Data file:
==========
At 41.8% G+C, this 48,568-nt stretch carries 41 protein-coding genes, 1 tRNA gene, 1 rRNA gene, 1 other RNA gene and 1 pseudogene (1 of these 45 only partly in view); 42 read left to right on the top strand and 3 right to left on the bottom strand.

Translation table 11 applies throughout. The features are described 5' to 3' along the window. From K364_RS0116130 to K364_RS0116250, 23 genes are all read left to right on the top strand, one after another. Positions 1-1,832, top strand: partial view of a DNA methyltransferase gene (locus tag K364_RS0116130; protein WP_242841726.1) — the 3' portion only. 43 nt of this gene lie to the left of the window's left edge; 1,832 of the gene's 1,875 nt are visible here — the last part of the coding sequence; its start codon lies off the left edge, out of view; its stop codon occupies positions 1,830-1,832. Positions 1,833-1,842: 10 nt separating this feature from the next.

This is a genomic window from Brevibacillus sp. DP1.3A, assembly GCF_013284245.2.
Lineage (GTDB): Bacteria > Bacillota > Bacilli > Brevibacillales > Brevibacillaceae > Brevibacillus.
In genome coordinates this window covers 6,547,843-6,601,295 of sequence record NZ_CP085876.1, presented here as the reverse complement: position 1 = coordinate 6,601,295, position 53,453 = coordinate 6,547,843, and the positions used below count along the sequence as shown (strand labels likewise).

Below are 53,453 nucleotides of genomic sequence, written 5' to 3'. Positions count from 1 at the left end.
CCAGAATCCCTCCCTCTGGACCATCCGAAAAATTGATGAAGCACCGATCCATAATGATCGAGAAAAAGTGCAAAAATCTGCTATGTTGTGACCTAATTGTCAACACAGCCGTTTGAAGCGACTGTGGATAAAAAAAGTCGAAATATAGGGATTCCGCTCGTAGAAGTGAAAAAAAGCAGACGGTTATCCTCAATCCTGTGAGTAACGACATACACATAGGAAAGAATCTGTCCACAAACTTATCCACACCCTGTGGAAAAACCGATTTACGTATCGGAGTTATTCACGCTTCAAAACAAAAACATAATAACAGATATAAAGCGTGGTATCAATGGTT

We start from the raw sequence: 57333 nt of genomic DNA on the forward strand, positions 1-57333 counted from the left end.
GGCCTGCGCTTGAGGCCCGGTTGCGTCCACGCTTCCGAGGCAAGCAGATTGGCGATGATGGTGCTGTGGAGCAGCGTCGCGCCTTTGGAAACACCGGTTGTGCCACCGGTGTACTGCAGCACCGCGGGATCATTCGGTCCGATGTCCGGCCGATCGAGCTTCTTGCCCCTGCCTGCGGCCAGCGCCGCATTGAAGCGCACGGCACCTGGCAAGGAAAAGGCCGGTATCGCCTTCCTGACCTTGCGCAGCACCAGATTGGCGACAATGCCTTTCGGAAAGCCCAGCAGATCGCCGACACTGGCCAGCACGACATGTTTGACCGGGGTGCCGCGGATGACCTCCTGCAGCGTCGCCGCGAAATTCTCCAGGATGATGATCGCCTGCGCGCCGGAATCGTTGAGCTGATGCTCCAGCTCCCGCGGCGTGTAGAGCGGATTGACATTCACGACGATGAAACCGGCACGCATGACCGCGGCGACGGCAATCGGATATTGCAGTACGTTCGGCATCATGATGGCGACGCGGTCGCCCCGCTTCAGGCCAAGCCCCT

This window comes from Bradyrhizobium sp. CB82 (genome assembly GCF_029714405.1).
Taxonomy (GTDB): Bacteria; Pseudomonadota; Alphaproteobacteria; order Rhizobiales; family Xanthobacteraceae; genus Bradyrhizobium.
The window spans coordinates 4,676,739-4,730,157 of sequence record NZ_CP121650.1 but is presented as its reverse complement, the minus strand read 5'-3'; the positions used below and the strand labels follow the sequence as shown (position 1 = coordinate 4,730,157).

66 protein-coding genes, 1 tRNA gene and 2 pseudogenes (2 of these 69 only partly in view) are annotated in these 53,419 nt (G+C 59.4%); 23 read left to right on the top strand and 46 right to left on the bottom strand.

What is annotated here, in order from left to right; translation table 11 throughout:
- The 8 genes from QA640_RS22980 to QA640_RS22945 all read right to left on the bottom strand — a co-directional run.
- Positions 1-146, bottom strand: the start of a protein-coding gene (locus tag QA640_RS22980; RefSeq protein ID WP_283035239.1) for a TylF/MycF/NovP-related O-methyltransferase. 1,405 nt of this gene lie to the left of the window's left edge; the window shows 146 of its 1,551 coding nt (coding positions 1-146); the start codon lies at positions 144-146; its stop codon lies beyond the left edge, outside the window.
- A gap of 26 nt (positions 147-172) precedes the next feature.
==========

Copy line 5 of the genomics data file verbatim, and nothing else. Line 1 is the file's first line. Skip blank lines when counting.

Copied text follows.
In genome coordinates this window covers 6,547,843-6,601,295 of sequence record NZ_CP085876.1, presented here as the reverse complement: position 1 = coordinate 6,601,295, position 53,453 = coordinate 6,547,843, and the positions used below count along the sequence as shown (strand labels likewise).